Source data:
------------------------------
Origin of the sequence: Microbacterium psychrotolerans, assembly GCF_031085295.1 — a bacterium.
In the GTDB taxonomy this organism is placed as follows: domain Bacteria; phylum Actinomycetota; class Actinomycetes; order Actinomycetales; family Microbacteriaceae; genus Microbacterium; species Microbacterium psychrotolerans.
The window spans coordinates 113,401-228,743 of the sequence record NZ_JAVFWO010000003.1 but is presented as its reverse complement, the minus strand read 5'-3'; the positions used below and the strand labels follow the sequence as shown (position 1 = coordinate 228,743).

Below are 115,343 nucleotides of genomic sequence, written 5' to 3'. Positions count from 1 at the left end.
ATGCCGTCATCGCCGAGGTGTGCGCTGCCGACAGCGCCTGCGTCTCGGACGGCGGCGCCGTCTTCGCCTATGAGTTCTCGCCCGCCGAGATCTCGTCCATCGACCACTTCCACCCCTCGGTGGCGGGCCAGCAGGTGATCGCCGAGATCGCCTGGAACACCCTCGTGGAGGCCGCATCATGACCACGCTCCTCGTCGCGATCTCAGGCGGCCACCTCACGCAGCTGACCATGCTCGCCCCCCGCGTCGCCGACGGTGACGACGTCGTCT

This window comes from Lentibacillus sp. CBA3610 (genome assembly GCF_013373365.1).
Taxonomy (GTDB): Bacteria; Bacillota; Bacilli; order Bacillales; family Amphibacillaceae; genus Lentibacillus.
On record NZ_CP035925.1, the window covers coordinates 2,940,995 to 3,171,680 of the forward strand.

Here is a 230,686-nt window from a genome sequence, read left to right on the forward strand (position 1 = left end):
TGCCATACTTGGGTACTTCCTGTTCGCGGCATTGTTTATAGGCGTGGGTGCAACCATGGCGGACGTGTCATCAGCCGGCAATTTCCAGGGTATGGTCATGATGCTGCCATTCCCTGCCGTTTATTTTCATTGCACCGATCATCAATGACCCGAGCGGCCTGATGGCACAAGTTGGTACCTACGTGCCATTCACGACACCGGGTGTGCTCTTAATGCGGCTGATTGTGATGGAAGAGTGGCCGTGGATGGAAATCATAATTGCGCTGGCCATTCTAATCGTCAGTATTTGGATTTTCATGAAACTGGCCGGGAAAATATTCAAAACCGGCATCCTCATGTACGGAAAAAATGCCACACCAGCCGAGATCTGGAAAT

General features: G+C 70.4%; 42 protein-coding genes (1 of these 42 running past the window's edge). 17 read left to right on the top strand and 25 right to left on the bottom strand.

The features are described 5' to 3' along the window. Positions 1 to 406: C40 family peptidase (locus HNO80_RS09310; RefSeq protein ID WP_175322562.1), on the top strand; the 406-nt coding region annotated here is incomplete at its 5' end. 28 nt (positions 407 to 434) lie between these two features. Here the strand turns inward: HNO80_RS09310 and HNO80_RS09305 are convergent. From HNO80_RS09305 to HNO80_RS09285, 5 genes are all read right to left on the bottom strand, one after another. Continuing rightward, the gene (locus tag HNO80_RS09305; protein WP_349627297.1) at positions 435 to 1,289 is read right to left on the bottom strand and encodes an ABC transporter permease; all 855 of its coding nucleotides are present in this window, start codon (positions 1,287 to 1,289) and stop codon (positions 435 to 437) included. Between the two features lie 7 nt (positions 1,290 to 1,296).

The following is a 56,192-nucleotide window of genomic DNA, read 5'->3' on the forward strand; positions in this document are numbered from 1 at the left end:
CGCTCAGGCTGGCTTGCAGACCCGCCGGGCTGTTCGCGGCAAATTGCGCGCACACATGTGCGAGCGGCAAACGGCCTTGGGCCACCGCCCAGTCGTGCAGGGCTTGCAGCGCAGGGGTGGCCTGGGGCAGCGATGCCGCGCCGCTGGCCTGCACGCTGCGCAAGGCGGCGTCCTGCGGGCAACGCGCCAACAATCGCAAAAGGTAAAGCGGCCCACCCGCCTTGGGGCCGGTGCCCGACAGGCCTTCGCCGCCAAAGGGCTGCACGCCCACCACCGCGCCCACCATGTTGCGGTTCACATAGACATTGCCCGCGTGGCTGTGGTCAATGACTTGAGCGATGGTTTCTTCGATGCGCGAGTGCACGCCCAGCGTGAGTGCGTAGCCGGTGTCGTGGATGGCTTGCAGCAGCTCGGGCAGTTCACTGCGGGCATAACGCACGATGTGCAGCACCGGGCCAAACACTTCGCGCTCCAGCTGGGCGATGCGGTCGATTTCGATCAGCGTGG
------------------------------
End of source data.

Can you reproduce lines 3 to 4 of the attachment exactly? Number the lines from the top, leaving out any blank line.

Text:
The window spans coordinates 113,401-228,743 of the sequence record NZ_JAVFWO010000003.1 but is presented as its reverse complement, the minus strand read 5'-3'; the positions used below and the strand labels follow the sequence as shown (position 1 = coordinate 228,743).

Below are 115,343 nucleotides of genomic sequence, written 5' to 3'. Positions count from 1 at the left end.